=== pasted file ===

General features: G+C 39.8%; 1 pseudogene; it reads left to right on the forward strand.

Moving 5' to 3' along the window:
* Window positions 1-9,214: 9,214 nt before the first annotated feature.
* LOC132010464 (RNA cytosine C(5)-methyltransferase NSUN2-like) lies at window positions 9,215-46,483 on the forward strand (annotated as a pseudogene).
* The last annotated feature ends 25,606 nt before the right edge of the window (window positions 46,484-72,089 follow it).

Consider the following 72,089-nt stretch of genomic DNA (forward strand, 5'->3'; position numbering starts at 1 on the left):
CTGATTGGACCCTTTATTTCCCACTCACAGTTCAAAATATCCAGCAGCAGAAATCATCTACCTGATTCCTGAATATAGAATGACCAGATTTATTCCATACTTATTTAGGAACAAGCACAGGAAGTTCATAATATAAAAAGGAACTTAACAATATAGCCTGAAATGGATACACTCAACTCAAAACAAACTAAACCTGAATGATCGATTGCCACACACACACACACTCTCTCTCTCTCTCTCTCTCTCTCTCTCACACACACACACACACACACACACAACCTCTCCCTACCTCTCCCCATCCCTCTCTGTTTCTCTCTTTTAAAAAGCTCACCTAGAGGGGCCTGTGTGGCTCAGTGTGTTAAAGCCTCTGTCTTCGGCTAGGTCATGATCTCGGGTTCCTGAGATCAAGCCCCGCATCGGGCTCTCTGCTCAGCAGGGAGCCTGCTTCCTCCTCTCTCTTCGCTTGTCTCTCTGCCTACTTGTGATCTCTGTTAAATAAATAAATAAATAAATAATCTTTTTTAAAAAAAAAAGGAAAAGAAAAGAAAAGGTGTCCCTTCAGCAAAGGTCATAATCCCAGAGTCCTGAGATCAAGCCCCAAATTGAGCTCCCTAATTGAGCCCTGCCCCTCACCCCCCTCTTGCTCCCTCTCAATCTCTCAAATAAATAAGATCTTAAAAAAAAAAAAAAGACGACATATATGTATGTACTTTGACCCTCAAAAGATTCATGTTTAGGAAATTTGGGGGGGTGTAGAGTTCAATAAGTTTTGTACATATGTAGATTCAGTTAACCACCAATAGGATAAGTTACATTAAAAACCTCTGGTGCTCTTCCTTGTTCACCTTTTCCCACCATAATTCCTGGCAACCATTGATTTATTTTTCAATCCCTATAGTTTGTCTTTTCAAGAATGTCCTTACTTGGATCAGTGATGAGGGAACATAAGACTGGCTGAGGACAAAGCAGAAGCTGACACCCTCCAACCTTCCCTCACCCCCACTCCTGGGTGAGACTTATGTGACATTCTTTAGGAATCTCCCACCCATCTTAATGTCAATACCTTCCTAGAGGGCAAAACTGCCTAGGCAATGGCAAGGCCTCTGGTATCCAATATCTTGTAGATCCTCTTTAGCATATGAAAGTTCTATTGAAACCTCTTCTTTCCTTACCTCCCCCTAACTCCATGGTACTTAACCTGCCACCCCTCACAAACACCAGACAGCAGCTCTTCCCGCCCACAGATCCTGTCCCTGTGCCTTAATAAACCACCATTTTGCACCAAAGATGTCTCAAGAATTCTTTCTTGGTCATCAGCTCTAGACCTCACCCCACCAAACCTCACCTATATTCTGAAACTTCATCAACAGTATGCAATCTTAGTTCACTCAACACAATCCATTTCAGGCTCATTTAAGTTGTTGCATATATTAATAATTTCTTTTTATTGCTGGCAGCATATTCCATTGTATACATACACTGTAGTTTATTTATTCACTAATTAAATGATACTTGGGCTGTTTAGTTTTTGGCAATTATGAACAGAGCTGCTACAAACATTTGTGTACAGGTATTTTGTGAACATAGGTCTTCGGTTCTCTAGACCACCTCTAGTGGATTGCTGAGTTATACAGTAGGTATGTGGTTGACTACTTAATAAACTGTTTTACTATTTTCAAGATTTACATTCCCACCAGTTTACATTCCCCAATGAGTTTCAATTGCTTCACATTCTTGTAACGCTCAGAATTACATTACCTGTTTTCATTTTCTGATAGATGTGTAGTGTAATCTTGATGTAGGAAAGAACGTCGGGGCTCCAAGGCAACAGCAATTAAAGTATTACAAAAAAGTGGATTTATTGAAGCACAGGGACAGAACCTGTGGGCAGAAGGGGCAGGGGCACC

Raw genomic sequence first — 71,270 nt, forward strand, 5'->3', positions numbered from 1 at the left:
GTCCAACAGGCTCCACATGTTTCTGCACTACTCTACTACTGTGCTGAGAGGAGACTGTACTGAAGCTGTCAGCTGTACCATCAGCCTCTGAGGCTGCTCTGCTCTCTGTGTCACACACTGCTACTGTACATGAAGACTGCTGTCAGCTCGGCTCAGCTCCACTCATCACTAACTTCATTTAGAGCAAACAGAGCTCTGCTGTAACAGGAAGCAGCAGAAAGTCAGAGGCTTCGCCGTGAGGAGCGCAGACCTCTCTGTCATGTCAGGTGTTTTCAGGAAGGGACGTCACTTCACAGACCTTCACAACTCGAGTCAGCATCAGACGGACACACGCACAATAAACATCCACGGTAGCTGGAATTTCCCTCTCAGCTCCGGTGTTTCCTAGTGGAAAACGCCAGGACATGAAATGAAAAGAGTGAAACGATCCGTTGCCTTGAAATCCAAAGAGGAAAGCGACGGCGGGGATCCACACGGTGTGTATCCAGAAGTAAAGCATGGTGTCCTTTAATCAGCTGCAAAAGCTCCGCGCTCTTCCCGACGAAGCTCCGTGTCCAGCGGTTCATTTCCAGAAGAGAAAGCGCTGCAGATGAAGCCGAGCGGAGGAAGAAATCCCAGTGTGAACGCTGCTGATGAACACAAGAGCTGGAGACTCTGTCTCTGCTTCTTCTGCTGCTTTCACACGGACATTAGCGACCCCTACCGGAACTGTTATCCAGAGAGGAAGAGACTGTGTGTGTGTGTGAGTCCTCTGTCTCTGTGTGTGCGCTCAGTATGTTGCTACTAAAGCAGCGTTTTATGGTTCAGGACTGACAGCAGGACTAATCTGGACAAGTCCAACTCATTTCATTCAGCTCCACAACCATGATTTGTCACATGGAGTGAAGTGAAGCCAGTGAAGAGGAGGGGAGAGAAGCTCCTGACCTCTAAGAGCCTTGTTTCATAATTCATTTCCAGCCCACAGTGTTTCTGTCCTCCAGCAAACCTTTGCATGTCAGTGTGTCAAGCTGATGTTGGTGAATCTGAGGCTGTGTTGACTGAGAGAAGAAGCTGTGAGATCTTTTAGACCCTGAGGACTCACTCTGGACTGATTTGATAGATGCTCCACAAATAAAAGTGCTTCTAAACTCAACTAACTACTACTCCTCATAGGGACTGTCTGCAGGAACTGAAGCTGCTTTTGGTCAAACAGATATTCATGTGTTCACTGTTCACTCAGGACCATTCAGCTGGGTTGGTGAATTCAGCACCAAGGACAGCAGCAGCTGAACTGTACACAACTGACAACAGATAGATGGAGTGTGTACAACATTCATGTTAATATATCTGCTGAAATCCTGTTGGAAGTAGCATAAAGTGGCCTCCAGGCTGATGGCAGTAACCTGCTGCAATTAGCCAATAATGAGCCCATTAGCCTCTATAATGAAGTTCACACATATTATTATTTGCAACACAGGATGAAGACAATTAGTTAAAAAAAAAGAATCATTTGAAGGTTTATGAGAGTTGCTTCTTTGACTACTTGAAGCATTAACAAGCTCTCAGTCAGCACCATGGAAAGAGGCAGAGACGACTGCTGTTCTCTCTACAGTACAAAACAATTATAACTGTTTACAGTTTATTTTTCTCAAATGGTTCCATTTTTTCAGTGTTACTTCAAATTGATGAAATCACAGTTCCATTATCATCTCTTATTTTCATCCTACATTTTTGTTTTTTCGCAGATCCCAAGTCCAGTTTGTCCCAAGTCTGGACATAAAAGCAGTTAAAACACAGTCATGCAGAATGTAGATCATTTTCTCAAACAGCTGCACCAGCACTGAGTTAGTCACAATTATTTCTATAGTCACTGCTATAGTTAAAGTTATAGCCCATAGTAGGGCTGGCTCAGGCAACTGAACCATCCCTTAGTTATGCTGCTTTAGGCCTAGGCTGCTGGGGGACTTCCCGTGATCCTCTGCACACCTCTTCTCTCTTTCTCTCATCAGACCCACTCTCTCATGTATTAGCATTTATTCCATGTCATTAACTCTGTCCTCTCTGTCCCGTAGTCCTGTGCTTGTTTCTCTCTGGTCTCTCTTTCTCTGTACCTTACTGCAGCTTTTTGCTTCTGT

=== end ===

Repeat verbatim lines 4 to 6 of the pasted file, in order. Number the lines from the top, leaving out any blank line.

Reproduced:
* LOC132010464 (RNA cytosine C(5)-methyltransferase NSUN2-like) lies at window positions 9,215-46,483 on the forward strand (annotated as a pseudogene).
* The last annotated feature ends 25,606 nt before the right edge of the window (window positions 46,484-72,089 follow it).

Consider the following 72,089-nt stretch of genomic DNA (forward strand, 5'->3'; position numbering starts at 1 on the left):